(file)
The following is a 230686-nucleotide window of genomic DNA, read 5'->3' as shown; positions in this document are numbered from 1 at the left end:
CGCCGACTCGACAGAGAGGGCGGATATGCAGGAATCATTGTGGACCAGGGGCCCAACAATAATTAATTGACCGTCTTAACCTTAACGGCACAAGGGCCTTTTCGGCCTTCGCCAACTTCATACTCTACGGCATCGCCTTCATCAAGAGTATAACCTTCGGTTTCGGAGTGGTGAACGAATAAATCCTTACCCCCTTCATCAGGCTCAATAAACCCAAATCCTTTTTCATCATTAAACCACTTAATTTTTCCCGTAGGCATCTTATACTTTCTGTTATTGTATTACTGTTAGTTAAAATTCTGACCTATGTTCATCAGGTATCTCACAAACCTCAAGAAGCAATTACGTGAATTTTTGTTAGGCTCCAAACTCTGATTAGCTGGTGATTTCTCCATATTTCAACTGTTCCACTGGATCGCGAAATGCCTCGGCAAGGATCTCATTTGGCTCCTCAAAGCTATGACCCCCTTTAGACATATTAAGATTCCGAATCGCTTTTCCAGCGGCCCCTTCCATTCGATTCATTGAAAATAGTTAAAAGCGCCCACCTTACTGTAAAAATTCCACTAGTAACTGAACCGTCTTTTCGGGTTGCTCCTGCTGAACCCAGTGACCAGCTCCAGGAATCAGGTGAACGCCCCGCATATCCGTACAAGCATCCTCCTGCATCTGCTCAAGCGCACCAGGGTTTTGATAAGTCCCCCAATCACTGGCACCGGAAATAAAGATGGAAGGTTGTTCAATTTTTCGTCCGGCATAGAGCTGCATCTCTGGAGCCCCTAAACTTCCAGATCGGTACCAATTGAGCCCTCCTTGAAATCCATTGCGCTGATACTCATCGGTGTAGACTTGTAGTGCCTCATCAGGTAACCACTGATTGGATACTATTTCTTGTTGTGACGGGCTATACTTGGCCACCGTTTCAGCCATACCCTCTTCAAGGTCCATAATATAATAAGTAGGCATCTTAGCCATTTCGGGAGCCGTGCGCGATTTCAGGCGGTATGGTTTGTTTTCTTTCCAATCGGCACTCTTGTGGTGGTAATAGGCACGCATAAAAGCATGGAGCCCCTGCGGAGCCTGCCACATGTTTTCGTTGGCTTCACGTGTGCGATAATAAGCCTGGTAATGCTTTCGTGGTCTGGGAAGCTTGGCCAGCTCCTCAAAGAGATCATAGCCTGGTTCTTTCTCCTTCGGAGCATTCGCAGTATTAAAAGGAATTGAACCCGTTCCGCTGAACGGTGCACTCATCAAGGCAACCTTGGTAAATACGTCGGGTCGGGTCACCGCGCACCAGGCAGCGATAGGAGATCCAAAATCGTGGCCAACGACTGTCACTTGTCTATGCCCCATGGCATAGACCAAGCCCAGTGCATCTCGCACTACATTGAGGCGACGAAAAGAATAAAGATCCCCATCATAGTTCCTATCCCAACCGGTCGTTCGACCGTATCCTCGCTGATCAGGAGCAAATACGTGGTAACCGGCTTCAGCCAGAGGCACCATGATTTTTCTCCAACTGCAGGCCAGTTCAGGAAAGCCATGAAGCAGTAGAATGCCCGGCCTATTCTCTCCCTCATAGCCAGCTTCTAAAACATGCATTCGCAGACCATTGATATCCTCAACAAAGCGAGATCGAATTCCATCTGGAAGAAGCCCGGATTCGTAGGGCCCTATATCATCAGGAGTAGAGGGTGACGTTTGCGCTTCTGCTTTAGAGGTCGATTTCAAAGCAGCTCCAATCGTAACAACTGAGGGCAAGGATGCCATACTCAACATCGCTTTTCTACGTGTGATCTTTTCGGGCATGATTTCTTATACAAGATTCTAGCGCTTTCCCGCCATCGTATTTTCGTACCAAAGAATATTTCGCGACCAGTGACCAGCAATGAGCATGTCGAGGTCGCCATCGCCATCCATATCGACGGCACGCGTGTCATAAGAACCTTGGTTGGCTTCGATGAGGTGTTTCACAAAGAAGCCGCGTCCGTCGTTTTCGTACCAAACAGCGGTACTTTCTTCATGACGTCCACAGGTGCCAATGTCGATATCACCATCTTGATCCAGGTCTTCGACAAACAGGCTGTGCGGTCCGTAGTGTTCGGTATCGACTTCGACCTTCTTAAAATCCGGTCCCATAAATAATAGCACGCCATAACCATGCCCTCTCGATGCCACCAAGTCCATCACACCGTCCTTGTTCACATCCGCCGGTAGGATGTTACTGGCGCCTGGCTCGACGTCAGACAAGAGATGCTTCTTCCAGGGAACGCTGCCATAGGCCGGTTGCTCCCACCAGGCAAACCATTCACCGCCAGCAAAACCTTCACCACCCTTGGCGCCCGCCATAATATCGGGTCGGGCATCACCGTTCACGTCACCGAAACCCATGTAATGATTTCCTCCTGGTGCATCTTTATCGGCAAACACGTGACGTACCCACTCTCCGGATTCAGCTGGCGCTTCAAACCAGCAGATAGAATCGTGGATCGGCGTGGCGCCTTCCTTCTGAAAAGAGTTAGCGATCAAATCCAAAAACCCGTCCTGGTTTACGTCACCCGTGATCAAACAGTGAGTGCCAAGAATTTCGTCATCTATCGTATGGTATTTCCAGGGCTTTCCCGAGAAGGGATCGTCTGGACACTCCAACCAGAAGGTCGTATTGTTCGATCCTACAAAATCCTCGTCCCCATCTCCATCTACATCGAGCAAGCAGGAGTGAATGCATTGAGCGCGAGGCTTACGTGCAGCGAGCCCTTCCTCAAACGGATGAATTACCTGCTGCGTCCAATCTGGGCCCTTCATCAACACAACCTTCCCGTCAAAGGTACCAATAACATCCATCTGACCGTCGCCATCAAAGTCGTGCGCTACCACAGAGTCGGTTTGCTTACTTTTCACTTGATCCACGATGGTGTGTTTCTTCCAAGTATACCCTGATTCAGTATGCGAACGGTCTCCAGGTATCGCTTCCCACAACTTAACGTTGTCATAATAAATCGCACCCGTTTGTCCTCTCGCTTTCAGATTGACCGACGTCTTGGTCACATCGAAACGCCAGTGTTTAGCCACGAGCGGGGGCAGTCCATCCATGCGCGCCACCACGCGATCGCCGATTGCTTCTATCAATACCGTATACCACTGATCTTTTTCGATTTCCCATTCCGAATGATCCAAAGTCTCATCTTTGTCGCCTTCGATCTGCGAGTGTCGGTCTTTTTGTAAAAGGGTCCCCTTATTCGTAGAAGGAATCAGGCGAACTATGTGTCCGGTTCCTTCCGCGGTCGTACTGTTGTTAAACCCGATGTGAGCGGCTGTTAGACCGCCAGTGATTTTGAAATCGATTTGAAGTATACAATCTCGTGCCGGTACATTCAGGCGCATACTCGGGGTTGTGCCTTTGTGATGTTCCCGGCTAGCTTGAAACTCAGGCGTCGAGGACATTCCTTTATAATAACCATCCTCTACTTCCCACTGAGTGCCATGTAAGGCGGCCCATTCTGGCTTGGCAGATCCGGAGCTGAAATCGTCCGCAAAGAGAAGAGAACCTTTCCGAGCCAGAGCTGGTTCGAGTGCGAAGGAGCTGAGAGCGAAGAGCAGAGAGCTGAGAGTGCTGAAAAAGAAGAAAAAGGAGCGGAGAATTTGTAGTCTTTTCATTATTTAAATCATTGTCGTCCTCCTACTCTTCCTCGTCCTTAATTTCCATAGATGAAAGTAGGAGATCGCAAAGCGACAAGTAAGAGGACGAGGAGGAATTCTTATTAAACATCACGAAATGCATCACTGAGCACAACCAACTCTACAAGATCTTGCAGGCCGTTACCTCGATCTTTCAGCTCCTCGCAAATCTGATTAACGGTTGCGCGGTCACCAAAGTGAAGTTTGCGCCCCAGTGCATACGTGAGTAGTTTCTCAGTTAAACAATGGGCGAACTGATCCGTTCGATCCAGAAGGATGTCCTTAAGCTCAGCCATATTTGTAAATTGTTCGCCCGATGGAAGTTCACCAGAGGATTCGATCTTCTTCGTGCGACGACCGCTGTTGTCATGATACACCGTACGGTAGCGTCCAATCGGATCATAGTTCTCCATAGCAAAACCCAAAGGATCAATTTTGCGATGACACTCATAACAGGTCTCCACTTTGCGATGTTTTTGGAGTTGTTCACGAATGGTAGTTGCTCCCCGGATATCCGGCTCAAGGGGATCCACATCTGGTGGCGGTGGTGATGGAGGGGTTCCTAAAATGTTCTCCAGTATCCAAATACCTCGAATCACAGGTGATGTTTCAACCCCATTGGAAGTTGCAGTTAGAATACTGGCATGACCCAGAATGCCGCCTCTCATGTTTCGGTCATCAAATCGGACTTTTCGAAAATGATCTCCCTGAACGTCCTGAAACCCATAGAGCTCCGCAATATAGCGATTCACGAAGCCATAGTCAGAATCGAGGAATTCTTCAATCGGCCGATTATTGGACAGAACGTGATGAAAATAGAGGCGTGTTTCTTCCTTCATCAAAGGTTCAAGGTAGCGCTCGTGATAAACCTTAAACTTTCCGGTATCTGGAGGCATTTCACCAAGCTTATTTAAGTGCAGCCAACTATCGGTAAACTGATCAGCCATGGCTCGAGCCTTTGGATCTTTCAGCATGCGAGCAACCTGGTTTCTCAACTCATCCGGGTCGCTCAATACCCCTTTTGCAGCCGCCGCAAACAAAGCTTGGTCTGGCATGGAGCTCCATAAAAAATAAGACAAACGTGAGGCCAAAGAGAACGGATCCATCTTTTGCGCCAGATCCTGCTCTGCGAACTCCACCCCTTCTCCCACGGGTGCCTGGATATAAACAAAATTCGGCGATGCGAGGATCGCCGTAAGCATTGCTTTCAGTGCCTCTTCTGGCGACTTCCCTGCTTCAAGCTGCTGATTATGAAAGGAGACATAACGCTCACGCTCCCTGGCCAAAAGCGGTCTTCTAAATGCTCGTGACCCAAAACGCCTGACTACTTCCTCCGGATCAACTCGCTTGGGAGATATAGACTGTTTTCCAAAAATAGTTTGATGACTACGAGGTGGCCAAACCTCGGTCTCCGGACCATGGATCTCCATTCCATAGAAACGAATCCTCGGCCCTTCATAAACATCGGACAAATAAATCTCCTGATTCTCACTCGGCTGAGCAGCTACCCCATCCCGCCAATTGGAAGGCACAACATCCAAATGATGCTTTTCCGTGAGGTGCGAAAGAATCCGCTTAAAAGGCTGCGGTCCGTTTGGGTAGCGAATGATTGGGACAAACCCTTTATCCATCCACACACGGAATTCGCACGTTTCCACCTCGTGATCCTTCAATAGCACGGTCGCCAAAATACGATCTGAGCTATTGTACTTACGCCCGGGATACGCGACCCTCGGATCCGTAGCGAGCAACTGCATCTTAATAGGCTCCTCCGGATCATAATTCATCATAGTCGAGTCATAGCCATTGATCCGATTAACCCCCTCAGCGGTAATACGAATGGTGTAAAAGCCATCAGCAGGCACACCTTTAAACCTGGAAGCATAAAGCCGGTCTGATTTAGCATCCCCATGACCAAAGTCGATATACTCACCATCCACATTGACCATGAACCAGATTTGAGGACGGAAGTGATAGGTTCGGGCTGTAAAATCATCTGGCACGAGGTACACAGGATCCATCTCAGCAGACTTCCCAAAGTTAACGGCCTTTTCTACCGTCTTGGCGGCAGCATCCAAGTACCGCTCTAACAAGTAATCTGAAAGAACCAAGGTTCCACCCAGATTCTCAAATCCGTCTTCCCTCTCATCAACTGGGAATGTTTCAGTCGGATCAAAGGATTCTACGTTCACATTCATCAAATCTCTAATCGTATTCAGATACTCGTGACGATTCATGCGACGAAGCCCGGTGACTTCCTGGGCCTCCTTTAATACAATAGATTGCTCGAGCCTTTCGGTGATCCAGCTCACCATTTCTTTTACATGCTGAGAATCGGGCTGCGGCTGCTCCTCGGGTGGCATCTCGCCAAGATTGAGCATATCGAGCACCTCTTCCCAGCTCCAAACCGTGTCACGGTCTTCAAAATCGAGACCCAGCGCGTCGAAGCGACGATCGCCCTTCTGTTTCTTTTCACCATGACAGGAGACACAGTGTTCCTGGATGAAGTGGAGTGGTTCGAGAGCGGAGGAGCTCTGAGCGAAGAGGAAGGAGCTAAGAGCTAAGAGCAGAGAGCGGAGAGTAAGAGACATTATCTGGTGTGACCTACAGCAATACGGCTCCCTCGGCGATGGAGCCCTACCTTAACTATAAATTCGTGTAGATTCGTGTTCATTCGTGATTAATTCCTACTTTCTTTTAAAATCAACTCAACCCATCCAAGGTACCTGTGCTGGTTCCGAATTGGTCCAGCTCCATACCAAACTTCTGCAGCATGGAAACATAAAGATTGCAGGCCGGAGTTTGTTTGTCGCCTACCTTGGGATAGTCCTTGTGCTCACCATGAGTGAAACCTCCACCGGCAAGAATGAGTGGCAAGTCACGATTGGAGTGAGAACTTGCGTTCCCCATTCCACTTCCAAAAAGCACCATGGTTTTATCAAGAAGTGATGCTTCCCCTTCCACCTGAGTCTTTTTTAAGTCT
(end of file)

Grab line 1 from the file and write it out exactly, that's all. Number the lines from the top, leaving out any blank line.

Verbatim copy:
The following is a 230686-nucleotide window of genomic DNA, read 5'->3' as shown; positions in this document are numbered from 1 at the left end: